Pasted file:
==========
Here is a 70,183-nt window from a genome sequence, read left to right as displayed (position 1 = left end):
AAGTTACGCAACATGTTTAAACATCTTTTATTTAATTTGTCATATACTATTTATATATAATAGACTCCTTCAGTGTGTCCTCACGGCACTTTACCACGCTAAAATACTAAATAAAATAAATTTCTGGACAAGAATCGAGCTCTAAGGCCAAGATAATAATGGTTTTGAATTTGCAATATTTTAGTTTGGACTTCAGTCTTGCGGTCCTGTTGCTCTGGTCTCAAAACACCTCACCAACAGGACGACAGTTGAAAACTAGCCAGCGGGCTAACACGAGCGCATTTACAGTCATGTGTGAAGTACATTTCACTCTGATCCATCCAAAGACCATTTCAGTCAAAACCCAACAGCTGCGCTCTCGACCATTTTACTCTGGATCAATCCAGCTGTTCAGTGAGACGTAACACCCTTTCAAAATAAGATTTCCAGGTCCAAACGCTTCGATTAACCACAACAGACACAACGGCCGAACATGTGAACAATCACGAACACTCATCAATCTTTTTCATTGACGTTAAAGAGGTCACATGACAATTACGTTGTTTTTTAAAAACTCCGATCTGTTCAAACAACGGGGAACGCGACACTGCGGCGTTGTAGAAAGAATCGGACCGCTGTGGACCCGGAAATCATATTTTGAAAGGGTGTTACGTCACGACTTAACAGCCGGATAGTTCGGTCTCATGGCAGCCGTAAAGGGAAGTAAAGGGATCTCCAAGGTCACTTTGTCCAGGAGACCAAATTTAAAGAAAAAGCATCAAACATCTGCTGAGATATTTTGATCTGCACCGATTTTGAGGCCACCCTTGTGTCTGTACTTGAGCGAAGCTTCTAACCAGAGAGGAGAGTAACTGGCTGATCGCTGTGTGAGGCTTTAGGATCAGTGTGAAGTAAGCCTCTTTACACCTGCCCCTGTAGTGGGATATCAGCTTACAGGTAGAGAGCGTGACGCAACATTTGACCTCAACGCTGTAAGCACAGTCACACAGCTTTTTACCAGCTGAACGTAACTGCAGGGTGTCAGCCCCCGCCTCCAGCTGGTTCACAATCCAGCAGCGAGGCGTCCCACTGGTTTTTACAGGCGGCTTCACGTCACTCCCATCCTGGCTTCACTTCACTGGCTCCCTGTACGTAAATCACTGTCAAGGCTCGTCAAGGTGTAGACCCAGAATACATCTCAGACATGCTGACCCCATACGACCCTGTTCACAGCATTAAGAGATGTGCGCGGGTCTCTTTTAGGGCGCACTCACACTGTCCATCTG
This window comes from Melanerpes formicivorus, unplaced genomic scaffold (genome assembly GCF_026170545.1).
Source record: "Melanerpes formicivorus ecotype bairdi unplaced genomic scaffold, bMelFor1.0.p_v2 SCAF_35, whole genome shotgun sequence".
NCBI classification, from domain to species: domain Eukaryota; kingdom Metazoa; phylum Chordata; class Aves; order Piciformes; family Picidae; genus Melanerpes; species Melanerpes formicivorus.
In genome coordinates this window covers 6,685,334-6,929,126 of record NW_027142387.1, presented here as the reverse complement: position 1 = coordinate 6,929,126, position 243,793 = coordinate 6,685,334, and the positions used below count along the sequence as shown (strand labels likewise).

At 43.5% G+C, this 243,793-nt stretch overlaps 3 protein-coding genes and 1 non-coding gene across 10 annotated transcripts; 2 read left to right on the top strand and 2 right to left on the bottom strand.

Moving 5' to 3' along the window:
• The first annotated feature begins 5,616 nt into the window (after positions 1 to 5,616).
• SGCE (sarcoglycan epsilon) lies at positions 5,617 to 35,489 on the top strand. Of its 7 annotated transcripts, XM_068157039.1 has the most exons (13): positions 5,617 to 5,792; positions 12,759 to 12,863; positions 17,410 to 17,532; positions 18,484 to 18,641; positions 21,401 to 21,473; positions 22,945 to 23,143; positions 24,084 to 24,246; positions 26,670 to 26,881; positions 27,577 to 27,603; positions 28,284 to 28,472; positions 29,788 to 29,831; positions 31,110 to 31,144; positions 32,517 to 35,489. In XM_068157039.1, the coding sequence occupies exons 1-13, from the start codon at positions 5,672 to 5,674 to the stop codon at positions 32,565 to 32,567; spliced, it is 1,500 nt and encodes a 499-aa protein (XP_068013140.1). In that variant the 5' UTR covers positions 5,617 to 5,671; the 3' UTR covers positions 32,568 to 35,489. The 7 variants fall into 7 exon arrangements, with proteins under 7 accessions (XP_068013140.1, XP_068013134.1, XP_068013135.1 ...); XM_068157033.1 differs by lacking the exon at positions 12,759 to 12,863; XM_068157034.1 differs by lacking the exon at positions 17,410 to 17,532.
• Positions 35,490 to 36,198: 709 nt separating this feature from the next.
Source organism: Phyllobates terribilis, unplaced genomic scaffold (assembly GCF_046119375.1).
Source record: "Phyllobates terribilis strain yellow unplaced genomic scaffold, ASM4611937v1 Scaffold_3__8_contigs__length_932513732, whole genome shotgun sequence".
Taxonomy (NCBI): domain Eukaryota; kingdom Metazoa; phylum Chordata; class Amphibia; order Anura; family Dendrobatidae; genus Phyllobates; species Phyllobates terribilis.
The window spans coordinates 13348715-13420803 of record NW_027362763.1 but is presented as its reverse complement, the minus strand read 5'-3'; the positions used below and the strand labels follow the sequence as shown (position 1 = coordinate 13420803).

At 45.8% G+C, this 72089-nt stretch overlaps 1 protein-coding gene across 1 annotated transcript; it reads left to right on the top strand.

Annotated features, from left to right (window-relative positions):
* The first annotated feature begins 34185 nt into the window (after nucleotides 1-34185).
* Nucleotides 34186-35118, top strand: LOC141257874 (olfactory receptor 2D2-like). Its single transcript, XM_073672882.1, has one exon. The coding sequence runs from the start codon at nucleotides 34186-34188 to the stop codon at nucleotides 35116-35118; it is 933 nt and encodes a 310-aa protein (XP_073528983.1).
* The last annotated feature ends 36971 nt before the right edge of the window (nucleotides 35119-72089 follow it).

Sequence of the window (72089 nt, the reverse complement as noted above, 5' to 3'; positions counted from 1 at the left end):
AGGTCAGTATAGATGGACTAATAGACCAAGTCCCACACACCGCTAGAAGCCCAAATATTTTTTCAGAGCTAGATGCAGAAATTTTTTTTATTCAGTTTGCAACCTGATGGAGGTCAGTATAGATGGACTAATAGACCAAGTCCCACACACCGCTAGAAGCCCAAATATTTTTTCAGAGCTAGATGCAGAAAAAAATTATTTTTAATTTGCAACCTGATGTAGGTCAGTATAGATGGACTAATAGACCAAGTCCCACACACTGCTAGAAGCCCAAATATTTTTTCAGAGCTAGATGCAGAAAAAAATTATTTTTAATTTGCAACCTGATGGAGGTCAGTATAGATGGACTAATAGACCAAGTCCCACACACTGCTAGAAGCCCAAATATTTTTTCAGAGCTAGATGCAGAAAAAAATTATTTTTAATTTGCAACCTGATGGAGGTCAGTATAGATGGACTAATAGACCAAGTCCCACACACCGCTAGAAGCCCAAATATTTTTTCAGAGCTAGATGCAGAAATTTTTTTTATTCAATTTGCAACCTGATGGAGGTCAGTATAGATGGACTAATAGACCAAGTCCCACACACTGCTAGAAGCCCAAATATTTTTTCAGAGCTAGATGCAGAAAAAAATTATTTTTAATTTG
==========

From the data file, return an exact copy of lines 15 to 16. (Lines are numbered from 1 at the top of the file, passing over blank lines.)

The window spans coordinates 13348715-13420803 of record NW_027362763.1 but is presented as its reverse complement, the minus strand read 5'-3'; the positions used below and the strand labels follow the sequence as shown (position 1 = coordinate 13420803).

At 45.8% G+C, this 72089-nt stretch overlaps 1 protein-coding gene across 1 annotated transcript; it reads left to right on the top strand.